The idea that ‘core stability’ and ‘core strength’ are an important part of physical development is pretty well-knitted into current thinking. It seems an obvious part of building a skilled body, doesn’t it. But we like to look beneath the surface - so let’s apply some scrutiny.
The term ‘core stability’ - and associated beliefs about what our bodies need - arrived in the 1990’s, growing first out of research work into lower back pain and then from the influence of some adult body conditioning techniques exploring fitness and comfort. It created the idea that certain muscles are more important than others for spine stabilisation, that a strong core is necessary for upright movement, and also that a strong core will prevent injury and reduce back pain in adults.
A whole exercise and fitness industry grew, with the focus planted firmly on the abs - those muscles at the front around our tummy. ’Planking’ and ‘abs workouts’ became popular.
And this drip feeds down into the ideas about early childhood development of course, with a focus on ‘core strength’, ’core stability’ and building particular muscles becoming more of a focus.
But recent research gives us reasons to think more widely.
The human spine is a passive and unstable structure at the centre of our body. It can only do its job - providing control and stability in motion or stillness - in participation with the muscles and bones around it.
So we need sufficient strength and involvement in the muscles around the whole spine - from head to tail, neck to pelvic floor, throughout the trunk - to create well supported, fluid movement. That’s a lot of muscles - all down the back, all down the front, plus hips and pelvic floor. Depending on the task and the circumstances, different combinations of these muscles work together to support movement and posture.
So first re-think - the core isn’t just the tummy muscles, it’s all the muscles around the length and breadth of the trunk.
How much core strength do we need?
This is where it gets interesting.
For standing, walking and running, recent research shows that we don’t actually need high levels of ‘core strength’ - in fact the trunk muscles are minimally activated and the deep muscles are virtually silent.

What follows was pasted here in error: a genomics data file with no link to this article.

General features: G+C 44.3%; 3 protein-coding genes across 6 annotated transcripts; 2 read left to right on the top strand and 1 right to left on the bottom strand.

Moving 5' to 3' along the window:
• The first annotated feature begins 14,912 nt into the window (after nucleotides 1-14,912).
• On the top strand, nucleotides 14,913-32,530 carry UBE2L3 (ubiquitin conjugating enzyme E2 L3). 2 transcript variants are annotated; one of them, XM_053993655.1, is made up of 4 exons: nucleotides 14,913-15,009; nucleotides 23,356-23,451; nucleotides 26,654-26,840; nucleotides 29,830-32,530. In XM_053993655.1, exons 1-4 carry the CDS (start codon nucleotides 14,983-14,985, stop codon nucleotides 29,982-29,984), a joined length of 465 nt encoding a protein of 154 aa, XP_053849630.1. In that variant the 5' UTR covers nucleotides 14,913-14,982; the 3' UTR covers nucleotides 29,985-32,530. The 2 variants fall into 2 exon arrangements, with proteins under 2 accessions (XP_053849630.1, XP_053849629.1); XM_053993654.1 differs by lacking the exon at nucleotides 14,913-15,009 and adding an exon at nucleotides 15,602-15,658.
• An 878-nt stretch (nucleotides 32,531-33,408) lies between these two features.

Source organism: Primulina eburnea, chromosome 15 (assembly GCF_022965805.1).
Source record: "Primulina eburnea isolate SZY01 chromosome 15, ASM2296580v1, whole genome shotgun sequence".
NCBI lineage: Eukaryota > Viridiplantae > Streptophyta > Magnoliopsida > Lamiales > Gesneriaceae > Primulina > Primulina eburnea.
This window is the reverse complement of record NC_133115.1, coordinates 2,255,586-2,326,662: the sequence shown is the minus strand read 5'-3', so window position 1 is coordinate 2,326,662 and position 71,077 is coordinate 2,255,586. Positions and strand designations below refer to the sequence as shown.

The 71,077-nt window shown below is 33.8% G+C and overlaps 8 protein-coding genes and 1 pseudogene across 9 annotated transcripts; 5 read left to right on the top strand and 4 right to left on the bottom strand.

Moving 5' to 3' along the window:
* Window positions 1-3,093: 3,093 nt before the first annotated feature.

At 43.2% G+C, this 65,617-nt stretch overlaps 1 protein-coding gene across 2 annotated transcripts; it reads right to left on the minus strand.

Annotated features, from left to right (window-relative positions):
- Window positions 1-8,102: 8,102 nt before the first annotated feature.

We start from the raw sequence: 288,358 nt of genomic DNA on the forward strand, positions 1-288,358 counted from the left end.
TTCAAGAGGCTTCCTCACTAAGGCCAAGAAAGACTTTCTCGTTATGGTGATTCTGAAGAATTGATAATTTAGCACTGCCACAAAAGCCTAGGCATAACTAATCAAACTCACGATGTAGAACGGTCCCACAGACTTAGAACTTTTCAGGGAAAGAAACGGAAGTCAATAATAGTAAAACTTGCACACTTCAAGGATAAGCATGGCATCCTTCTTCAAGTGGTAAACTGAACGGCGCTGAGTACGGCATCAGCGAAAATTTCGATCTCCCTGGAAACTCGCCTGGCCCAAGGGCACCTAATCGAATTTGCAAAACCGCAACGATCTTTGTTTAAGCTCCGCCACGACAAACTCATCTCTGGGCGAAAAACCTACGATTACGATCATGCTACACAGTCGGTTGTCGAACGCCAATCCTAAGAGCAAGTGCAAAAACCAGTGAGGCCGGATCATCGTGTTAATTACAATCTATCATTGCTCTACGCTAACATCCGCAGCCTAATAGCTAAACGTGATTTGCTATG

In standing, active stabilisation is achieved with less than 1% of capacity, rising to 3% when carrying a weight. Even in bending and lifting a weight of about 15 kg, muscle activity increases to only about 1.5% of potential. The abs are actually more engaged in sitting than in standing.
So second re-think - for much upright movement, strength is not the key issue. (And the research shows that developing strong abs didn’t have a key role in reducing lower back pain either - no more than general exercise.)
So do we need to think about ‘the core’ at all?
Absolutely - but from a different point of view.
For comfortable, fluid, upright movement the spine and the centre of the body need to be super responsive. This is less about strength and more about well-balanced muscle tone throughout the whole body, and the ability of all the muscles to work in dynamic, connected interplay with one another.
These things develop first in Floor Play - as babies and children play on their backs, sides and tummies - and then in Halfway Play as they move on all fours in ways that require (and create) strong connections from the trunk through to the limbs.
Third re-think: we need to think more about about muscle tone and connectivity and rather than strength.
How do babies and children build a super responsive body?
Developing this lively and dynamic relationship between all the muscles in the trunk is a big part of early physical development. And babies and children are on it from the start.
We adults are used to looking out for ‘milestone’ movements. Unfortunately, developing a lively responsive trunk is not one of the milestones we are watching out for.
It needs to be.
So as a starting point - look again at movement of the whole trunk. Notice babies and children creating movement play opportunities to move or engage their whole trunk; moving from the middle rather than their limbs. Notice how much ‘core work’ they do as part of their everyday movement repertoire.
We challenged ourselves to do this recently and in the next email we’ll share what we saw.
Hot Tip: It doesn’t always look like the kind of exercise we are used to associating with core work.